Third Quarter 2019

With the kids back in school and the weather cooling, the housing market begins its annual cooldown as well. Nationally, buyer and seller activity remained strong, buoyed by low mortgage rates and a strong economy. The market fundamentals suggest no significant changes from recent trends, other than the seasonally tempered pace we see this time of year. As we move into the final quarter of 2019, buyers will find fewer homes coming on the market, but also less competition for those homes.

New Listings decreased 13.1 percent for Single Family but increased 1.1 percent for Townhouse/Condo. Pending Sales increased 14.7 percent for Single Family and 26.2 percent for Townhouse/Condo. Inventory decreased 21.1 percent for Single Family and 16.3 percent for Townhouse/Condo.

Median Sales Price increased 10.3 percent to $462,000 for Single Family and 25.2 percent to $324,950 for Townhouse/Condo. Days on Market increased 15.1 percent for Single Family and 15.4 percent for Townhouse/Condo. Months Supply of Inventory decreased 17.0 percent for Single Family and 20.0 percent for Townhouse/Condo.

In Washington there are discussions around a broad overhaul of the housing finance system, including the re-privatization of Fannie Mae and Freddie Mac and reforms to federal agencies involved with financing substantial portions of the mortgages made every year. Many of these policy conversations and eventual changes will take months or years to be implemented and their impact is not yet clear. While Halloween decorations are beginning to adorn homes around the country, the real estate market this fall is looking far from scary.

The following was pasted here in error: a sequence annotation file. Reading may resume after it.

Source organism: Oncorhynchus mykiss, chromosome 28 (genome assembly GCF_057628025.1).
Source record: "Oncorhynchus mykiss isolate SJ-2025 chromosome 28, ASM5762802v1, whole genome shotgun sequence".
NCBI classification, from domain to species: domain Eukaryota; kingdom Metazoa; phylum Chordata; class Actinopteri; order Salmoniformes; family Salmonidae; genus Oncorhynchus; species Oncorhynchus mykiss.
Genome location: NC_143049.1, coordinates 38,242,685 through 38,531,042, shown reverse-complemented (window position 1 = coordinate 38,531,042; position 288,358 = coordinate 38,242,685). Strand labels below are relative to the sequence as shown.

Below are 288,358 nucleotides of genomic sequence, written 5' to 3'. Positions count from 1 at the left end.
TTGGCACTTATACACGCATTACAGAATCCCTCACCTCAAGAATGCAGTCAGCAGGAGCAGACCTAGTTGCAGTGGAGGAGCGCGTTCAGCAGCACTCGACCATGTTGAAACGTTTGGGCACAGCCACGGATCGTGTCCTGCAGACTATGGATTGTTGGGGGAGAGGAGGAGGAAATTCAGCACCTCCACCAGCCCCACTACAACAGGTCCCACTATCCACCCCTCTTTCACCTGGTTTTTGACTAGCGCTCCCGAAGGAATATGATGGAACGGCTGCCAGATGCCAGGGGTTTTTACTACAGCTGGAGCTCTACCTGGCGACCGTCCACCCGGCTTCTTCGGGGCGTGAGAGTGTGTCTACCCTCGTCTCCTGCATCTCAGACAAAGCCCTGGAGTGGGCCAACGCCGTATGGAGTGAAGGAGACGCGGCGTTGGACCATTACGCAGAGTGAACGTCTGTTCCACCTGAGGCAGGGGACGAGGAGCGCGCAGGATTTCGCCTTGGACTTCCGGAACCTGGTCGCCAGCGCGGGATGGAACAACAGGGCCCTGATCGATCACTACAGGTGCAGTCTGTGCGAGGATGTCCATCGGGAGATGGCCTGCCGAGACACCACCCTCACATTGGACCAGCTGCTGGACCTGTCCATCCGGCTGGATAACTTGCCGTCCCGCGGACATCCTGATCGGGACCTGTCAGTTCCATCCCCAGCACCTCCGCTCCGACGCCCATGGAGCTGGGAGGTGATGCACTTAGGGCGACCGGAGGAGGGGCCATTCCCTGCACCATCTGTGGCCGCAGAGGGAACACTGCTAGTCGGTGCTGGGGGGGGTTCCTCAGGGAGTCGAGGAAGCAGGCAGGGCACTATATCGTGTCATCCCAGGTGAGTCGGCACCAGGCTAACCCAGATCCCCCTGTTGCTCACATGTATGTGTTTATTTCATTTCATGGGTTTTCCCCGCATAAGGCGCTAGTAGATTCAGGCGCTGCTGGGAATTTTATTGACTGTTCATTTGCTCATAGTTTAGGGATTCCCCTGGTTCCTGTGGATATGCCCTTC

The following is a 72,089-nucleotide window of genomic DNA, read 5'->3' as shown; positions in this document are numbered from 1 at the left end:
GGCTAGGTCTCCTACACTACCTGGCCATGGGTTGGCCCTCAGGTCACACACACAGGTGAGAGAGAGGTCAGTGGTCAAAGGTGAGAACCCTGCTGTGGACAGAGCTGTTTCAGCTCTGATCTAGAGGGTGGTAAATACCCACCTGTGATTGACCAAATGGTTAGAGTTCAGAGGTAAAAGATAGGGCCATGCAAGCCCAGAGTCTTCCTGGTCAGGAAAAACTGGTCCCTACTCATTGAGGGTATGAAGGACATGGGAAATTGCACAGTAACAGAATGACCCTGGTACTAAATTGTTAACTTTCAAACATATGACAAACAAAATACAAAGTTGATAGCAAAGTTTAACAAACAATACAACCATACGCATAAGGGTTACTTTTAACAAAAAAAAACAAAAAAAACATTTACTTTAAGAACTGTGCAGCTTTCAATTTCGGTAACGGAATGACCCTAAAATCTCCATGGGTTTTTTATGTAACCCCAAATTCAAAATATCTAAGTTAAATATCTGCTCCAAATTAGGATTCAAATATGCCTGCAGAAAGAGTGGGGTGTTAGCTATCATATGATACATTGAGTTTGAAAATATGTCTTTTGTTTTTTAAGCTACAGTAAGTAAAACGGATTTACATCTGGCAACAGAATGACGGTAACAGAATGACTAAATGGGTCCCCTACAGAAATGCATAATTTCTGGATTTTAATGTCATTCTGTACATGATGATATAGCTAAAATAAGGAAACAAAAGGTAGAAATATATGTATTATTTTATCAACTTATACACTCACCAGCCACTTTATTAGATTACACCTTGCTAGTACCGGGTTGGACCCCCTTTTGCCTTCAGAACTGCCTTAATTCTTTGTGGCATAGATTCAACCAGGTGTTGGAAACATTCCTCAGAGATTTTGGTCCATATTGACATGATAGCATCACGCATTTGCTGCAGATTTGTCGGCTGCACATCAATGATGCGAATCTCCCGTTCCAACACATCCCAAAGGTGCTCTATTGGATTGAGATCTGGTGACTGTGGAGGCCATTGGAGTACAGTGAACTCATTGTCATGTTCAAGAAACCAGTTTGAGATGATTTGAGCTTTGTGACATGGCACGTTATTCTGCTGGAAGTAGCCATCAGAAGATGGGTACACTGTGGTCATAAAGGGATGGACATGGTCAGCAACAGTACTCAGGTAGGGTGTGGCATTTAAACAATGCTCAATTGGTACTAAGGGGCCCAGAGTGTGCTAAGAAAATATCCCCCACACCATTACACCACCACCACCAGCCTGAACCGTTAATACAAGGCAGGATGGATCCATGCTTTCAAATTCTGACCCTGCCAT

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Second Quarter 2019

As was widely expected, the Federal Reserve did not change the target range for the federal funds rate – currently set at 2.25 to 2.5 percent – during their June meeting. Although the economy is still performing well due to factors such as low unemployment and solid retail sales, uncertainty remains regarding trade tensions, slowed manufacturing and meek business investments.

New Listings in the Santa Fe region decreased 1.2 percent to 1,270. Pending Sales were down 4.3 percent to 864. Inventory levels fell 8.5 percent to 1,131 units.

The Median Sales Price increased 5.7 percent to $370,000. Days on Market was down 15.8 percent to 64 days. Sellers were encouraged as Months Supply of Inventory was down 5.1 percent to 4.2 months.

In terms of relative balance between buyer and seller interests, residential real estate markets across the country are performing well within an economic expansion that will become the longest in U.S. history in July. However, there are signs of a slowing economy. The Federal Reserve considers 2.0 percent a healthy inflation rate, but the U.S. is expected to remain below that this year. The Fed has received pressure from the White House to cut rates in order to spur further economic activity, and the possibility of a rate reduction in 2019 is definitely in play following a string of increases over the last several years.

 

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First Quarter 2019

In addition to the quandary of ongoing housing price increases and affordability concerns in many U.S. markets, the first quarter of 2019 saw a fair share of adverse weather as well. Sales totals were mixed across the nation and sometimes dependent on what was a persistent wintry mix, especially in the Great Plains, Midwest and Northeast. Meanwhile, new listings and total homes for sale have been trending lower in year-over-year comparisons in many areas, and last year’s marks were already quite low.